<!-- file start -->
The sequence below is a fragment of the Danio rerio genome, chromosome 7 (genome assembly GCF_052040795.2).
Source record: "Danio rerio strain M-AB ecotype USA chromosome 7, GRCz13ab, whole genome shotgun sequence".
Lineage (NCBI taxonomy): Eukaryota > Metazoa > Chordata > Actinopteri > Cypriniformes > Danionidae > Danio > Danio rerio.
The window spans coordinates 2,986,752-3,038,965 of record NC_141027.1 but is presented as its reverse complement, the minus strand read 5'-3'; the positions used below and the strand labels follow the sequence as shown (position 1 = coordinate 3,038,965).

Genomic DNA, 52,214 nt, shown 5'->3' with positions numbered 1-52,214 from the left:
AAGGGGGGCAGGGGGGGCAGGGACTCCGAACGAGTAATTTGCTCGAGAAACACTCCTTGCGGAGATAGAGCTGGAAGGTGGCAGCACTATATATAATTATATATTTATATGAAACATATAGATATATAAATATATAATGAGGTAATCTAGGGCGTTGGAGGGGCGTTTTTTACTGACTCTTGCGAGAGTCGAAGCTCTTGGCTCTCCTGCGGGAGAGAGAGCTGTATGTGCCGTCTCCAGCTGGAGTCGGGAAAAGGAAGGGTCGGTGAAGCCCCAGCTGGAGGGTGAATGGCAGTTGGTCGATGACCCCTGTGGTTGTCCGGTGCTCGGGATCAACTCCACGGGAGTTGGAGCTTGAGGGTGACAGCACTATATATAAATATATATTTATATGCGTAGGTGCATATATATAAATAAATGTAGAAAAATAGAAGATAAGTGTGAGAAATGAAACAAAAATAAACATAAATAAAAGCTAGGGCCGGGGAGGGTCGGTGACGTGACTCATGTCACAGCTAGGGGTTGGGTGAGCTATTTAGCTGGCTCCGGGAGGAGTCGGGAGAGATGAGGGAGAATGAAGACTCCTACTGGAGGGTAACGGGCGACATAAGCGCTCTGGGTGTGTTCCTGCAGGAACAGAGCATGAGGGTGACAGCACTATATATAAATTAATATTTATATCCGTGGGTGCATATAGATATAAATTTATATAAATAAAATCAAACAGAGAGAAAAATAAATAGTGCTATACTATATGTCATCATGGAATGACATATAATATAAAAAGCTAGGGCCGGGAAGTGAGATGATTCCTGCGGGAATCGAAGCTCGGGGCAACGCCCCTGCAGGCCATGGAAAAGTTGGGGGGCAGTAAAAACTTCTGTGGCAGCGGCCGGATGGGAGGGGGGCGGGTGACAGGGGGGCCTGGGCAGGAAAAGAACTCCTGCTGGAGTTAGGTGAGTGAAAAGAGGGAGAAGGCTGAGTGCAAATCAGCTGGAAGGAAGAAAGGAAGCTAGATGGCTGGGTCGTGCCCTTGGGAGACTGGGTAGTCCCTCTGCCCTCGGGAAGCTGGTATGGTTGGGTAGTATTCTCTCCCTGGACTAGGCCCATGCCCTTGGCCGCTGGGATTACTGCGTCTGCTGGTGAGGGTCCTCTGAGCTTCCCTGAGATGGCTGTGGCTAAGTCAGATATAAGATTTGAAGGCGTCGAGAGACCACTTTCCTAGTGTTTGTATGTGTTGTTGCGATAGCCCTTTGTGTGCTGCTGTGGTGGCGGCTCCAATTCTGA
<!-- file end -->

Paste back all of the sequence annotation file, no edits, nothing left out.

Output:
The sequence below is a fragment of the Danio rerio genome, chromosome 7 (genome assembly GCF_052040795.2).
Source record: "Danio rerio strain M-AB ecotype USA chromosome 7, GRCz13ab, whole genome shotgun sequence".
Lineage (NCBI taxonomy): Eukaryota > Metazoa > Chordata > Actinopteri > Cypriniformes > Danionidae > Danio > Danio rerio.
The window spans coordinates 2,986,752-3,038,965 of record NC_141027.1 but is presented as its reverse complement, the minus strand read 5'-3'; the positions used below and the strand labels follow the sequence as shown (position 1 = coordinate 3,038,965).

Genomic DNA, 52,214 nt, shown 5'->3' with positions numbered 1-52,214 from the left:
AAGGGGGGCAGGGGGGGCAGGGACTCCGAACGAGTAATTTGCTCGAGAAACACTCCTTGCGGAGATAGAGCTGGAAGGTGGCAGCACTATATATAATTATATATTTATATGAAACATATAGATATATAAATATATAATGAGGTAATCTAGGGCGTTGGAGGGGCGTTTTTTACTGACTCTTGCGAGAGTCGAAGCTCTTGGCTCTCCTGCGGGAGAGAGAGCTGTATGTGCCGTCTCCAGCTGGAGTCGGGAAAAGGAAGGGTCGGTGAAGCCCCAGCTGGAGGGTGAATGGCAGTTGGTCGATGACCCCTGTGGTTGTCCGGTGCTCGGGATCAACTCCACGGGAGTTGGAGCTTGAGGGTGACAGCACTATATATAAATATATATTTATATGCGTAGGTGCATATATATAAATAAATGTAGAAAAATAGAAGATAAGTGTGAGAAATGAAACAAAAATAAACATAAATAAAAGCTAGGGCCGGGGAGGGTCGGTGACGTGACTCATGTCACAGCTAGGGGTTGGGTGAGCTATTTAGCTGGCTCCGGGAGGAGTCGGGAGAGATGAGGGAGAATGAAGACTCCTACTGGAGGGTAACGGGCGACATAAGCGCTCTGGGTGTGTTCCTGCAGGAACAGAGCATGAGGGTGACAGCACTATATATAAATTAATATTTATATCCGTGGGTGCATATAGATATAAATTTATATAAATAAAATCAAACAGAGAGAAAAATAAATAGTGCTATACTATATGTCATCATGGAATGACATATAATATAAAAAGCTAGGGCCGGGAAGTGAGATGATTCCTGCGGGAATCGAAGCTCGGGGCAACGCCCCTGCAGGCCATGGAAAAGTTGGGGGGCAGTAAAAACTTCTGTGGCAGCGGCCGGATGGGAGGGGGGCGGGTGACAGGGGGGCCTGGGCAGGAAAAGAACTCCTGCTGGAGTTAGGTGAGTGAAAAGAGGGAGAAGGCTGAGTGCAAATCAGCTGGAAGGAAGAAAGGAAGCTAGATGGCTGGGTCGTGCCCTTGGGAGACTGGGTAGTCCCTCTGCCCTCGGGAAGCTGGTATGGTTGGGTAGTATTCTCTCCCTGGACTAGGCCCATGCCCTTGGCCGCTGGGATTACTGCGTCTGCTGGTGAGGGTCCTCTGAGCTTCCCTGAGATGGCTGTGGCTAAGTCAGATATAAGATTTGAAGGCGTCGAGAGACCACTTTCCTAGTGTTTGTATGTGTTGTTGCGATAGCCCTTTGTGTGCTGCTGTGGTGGCGGCTCCAATTCTGA